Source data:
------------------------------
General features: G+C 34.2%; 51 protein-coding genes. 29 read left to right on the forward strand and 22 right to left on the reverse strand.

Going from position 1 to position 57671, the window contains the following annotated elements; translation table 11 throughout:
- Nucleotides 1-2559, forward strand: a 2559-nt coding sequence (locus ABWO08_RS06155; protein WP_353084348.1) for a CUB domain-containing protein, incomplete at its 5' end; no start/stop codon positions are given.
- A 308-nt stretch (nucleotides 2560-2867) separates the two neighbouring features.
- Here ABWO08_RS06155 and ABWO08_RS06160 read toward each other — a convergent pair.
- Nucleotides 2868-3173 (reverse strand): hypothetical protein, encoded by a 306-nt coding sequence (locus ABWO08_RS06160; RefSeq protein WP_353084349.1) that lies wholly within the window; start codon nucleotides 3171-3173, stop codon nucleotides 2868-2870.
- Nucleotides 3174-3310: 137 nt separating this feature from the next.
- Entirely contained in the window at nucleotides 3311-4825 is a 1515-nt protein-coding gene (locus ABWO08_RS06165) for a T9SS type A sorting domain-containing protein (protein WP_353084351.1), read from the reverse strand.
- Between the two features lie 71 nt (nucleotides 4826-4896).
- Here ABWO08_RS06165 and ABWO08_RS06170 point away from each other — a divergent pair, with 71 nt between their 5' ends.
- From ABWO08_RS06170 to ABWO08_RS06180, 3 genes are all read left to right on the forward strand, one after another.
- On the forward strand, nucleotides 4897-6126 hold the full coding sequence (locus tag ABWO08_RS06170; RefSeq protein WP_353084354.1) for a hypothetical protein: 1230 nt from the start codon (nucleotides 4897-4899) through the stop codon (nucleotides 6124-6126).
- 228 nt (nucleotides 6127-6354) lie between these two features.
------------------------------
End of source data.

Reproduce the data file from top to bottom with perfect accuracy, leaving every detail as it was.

General features: G+C 34.2%; 51 protein-coding genes. 29 read left to right on the forward strand and 22 right to left on the reverse strand.

Going from position 1 to position 57671, the window contains the following annotated elements; translation table 11 throughout:
- Nucleotides 1-2559, forward strand: a 2559-nt coding sequence (locus ABWO08_RS06155; protein WP_353084348.1) for a CUB domain-containing protein, incomplete at its 5' end; no start/stop codon positions are given.
- A 308-nt stretch (nucleotides 2560-2867) separates the two neighbouring features.
- Here ABWO08_RS06155 and ABWO08_RS06160 read toward each other — a convergent pair.
- Nucleotides 2868-3173 (reverse strand): hypothetical protein, encoded by a 306-nt coding sequence (locus ABWO08_RS06160; RefSeq protein WP_353084349.1) that lies wholly within the window; start codon nucleotides 3171-3173, stop codon nucleotides 2868-2870.
- Nucleotides 3174-3310: 137 nt separating this feature from the next.
- Entirely contained in the window at nucleotides 3311-4825 is a 1515-nt protein-coding gene (locus ABWO08_RS06165) for a T9SS type A sorting domain-containing protein (protein WP_353084351.1), read from the reverse strand.
- Between the two features lie 71 nt (nucleotides 4826-4896).
- Here ABWO08_RS06165 and ABWO08_RS06170 point away from each other — a divergent pair, with 71 nt between their 5' ends.
- From ABWO08_RS06170 to ABWO08_RS06180, 3 genes are all read left to right on the forward strand, one after another.
- On the forward strand, nucleotides 4897-6126 hold the full coding sequence (locus tag ABWO08_RS06170; RefSeq protein WP_353084354.1) for a hypothetical protein: 1230 nt from the start codon (nucleotides 4897-4899) through the stop codon (nucleotides 6124-6126).
- 228 nt (nucleotides 6127-6354) lie between these two features.